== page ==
Michigan Governor Pushing Scholarship Expansion
When anonymous donors made it possible for Kalamazoo, Mich., to offer every graduate of the city’s schools a hefty scholarship to a state college or university, the new program drew national attention.
It certainly captured the interest of Gov. Jennifer M. Granholm, who noted that school enrollment and property values both went up in the city of 77,000 after the “Kalamazoo Promise” was announced.
Nor was it lost on the governor that no other locality in the nation, let alone in Michigan, had launched another such program.
In her State of the State address last week, Gov. Granholm put bully-pulpit power behind an idea that many see as having considerable economic-development potential. She also wants to help financially by funneling a portion of growing property-tax revenue to communities that already have committed substantial money to a scholarship fund.
“I am proposing legislation to establish ‘Promise Zones’ that will help our distressed communities create public-private partnerships to replicate the generosity of the Kalamazoo Promise,” the governor told a joint session of the state legislature on Feb. 6. Referring to various communities around the state, she said, “I see a Flint Promise and a Benton Harbor Promise … and a Detroit Promise to stimulate economic growth in those cities.”
The promised state funding would not replace private philanthropy, said a senior adviser to the governor.
“You still need incredibly generous people,” said Chuck Wilbur, the adviser.
But after the initial investment, he said, increases in property value could help make the locality’s scholarship fund “something of a perpetual-motion machine.”
Kalamazoo has seen its property values rise by between 7 percent and 10 percent over the past two years, and the 11,000-student school district’s enrollment went up by 900 this year over last, according to figures from the governor’s office.
Gov. Granholm’s attention may have the desired effect, especially if localities can aim for a scaled-back version of the program in which the scholarships would cover just those tuition costs that are going unmet, according to observers.
“I absolutely think there will be interest,” said Summer Hallwood Minnick, the director of state affairs for the Michigan Municipal League. “It’s important that you have the top executive in the state hold it up as a priority to invest in education and invest in cities … if we are going to compete.”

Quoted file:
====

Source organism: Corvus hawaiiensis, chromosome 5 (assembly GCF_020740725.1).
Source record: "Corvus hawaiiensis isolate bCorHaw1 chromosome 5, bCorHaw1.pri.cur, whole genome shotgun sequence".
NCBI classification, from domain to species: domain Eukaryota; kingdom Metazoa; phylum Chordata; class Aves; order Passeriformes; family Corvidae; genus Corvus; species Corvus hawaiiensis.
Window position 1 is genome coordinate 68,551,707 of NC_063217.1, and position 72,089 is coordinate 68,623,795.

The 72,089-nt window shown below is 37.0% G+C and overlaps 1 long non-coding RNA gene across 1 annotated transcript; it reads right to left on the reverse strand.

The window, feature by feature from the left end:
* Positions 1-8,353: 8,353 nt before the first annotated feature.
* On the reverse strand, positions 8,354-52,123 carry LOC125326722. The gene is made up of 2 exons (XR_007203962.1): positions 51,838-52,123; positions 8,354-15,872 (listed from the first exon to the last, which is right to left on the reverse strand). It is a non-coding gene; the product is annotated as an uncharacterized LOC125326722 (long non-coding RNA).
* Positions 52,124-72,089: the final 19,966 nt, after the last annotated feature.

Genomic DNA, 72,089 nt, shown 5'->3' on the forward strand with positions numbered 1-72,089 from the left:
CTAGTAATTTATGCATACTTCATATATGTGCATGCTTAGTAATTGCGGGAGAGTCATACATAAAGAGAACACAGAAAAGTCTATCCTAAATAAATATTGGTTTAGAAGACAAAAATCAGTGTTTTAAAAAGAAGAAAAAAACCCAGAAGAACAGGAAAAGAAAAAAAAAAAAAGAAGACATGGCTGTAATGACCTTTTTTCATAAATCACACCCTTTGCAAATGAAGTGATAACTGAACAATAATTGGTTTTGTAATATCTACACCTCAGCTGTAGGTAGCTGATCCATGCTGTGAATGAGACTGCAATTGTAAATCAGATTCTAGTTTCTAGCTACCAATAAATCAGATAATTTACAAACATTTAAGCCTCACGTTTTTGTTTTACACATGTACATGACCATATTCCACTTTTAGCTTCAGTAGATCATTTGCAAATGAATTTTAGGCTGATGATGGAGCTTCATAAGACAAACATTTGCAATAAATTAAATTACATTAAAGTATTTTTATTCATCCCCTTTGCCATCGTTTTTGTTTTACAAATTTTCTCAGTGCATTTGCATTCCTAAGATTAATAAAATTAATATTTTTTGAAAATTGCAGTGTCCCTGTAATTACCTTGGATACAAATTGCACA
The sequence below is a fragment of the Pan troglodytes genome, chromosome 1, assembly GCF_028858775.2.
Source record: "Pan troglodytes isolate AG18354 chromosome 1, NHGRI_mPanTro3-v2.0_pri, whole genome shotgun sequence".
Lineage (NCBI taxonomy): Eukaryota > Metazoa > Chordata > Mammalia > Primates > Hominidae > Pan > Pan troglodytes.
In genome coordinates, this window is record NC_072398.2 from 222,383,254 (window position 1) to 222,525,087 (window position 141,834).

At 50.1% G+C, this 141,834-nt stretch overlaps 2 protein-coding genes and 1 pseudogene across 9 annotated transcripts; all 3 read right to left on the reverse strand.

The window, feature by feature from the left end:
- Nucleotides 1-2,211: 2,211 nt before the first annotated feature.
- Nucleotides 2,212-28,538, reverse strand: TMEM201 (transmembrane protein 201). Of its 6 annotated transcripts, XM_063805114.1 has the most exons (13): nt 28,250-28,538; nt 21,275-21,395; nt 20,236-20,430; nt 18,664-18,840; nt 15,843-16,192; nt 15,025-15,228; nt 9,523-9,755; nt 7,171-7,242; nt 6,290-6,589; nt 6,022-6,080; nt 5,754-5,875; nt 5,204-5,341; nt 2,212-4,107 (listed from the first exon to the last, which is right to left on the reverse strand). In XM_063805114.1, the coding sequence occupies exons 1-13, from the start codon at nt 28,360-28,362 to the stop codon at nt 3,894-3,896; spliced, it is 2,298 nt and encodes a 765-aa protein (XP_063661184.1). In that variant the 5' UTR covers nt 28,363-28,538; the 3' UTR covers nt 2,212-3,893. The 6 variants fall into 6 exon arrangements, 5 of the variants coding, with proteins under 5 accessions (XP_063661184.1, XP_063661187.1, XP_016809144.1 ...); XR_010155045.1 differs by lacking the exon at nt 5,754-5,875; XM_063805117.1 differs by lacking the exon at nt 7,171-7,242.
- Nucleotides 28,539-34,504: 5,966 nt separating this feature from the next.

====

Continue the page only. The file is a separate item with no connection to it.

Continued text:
The ability to compete for jobs framed much of Ms. Granholm’s speech. The governor, a Democrat, argued that investment in people, and especially in their education, is at the heart of the solution to the state’s lagging economy—not, as she said her critics claim, low taxes.
Staring down a possible revenue shortfall of more than $3.5 billion over the next 18 months, the governor pledged both an increase in state education aid and an expansion in preschool slots.
Gov. Granholm said that she would not cut the state’s per-pupil grant to districts in the middle of the school year, despite the current $377 million shortfall.
Her budget proposal for fiscal 2008 calls for a $178 per-pupil increase in base aid to local districts, for a minimum allocation of $7,286 per student—a 2.5 percent increase.
The spending plan would also put $200 million toward opening 26,000 full-day pre-K places for 4-year-olds in low-income neighborhoods. Districts that received the money would be required to make full-day kindergarten available to those children when they turn five, a rare offering in many areas of the state, according to Mr. Wilbur.
The governor’s plan would use a mix of government economies, program cuts, and higher taxes to try to fix the state’s fiscal imbalance and make room for additional spending. Michigan’s dependence on the faltering automobile industry has brought years of job losses and declining revenues.
The legislature lowered business taxes last year when both chambers were controlled by Republicans. In the spending plan the governor also unveiled last week, Gov. Granholm proposed a business-tax increase along with a 2 percent tax on services. The proposed budget faces a Republican majority in the Senate and a Democratic one in the House.
Gov. Granholm said in her speech that she wants to change compulsory schooling laws at both ends of children’s school careers. She proposed requiring kindergarten and stretching the school-leaving age to 18.
The proposed budget also includes money for 10 high schools that would coordinate with community colleges so that students would graduate with both a high school diploma and an associate’s degree.
Vol. 26, Issue 23, Pages 17-18